In the glossary of grammatical words and phrases suggested for pupils of primary school age it is suggested that pupils should know the difference between a transitive verb and an intransitive verb.
A transitive verb is one that is used with an object.
The object of the verb can be a noun, a phrase, or a pronoun that refers to the person or thing that is affected by the action of the verb.
In the following sentences, applaud, keep, beat, and hate are transitive verbs:
- I applaud your performance.
- We need to keep quality players.
- I couldn’t beat him yesterday.
- She hates bullies.
Some transitive verbs can be used with a direct object as well as an indirect object:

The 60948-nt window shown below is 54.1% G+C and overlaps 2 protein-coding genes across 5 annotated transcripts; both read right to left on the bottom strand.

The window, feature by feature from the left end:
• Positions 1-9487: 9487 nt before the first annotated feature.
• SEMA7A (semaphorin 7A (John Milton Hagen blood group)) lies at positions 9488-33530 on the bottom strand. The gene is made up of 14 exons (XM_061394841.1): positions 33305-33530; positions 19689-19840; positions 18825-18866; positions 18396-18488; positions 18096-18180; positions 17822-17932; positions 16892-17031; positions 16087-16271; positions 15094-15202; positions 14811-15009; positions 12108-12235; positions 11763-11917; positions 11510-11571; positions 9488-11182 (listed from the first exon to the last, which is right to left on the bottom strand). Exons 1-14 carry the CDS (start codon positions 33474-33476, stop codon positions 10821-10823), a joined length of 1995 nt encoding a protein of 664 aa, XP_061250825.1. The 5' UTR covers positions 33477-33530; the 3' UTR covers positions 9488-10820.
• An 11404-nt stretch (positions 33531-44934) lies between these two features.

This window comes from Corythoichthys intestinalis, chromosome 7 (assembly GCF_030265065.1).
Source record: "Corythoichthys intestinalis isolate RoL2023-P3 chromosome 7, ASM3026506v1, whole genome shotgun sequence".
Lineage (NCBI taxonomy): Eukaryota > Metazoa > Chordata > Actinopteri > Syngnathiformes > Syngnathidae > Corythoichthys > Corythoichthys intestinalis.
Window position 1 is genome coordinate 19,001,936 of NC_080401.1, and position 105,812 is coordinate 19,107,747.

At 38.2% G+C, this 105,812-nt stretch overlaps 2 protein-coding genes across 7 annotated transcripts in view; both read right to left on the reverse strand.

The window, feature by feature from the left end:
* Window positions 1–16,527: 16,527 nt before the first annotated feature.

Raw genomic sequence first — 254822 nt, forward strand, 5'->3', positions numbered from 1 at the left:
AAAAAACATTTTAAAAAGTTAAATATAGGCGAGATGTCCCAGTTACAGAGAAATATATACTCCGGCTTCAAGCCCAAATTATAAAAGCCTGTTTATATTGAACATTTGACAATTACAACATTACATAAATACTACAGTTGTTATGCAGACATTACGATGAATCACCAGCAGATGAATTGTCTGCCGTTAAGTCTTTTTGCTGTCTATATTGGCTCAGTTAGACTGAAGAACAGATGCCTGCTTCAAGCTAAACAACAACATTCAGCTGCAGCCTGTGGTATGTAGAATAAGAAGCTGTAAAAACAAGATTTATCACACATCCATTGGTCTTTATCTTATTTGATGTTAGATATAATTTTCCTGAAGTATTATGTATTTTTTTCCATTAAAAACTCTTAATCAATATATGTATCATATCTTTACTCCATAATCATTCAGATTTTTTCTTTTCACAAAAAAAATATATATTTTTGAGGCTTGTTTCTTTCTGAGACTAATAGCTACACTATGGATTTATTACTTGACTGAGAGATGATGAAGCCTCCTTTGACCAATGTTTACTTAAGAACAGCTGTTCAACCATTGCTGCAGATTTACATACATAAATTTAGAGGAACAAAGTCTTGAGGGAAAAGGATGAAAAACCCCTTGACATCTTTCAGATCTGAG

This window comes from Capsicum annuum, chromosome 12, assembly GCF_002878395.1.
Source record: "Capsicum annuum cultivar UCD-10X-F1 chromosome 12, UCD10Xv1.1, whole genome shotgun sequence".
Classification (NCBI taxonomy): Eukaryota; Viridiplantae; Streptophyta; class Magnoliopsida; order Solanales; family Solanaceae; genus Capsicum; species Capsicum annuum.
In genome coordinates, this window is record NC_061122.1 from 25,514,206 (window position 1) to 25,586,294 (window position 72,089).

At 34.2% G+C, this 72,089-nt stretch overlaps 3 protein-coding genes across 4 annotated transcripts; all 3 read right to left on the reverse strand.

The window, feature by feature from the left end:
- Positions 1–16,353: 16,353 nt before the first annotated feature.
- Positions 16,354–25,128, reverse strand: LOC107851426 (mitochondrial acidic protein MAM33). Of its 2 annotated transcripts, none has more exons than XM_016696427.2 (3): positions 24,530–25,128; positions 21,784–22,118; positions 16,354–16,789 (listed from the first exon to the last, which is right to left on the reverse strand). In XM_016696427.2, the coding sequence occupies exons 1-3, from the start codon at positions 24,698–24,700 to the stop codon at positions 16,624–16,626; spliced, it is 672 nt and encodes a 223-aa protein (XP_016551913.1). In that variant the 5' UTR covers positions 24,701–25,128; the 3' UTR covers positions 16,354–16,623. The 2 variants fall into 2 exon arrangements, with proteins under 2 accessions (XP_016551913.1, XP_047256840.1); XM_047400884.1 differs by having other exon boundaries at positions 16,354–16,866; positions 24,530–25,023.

- Gill boughther mother some chocolates.
- She senthim a Valentine’s card.
An intransitive verb does not have an object.
In the following sentences, howl, walk, shake, and sleep are intransitive verbs:
- The dog was howling.
- I walk to keep fit.
- They shook uncontrollably.
- We slept for hours.
Some verbs can be either transitive or intransitive depending upon how they are used in the sentence. The most common of these are: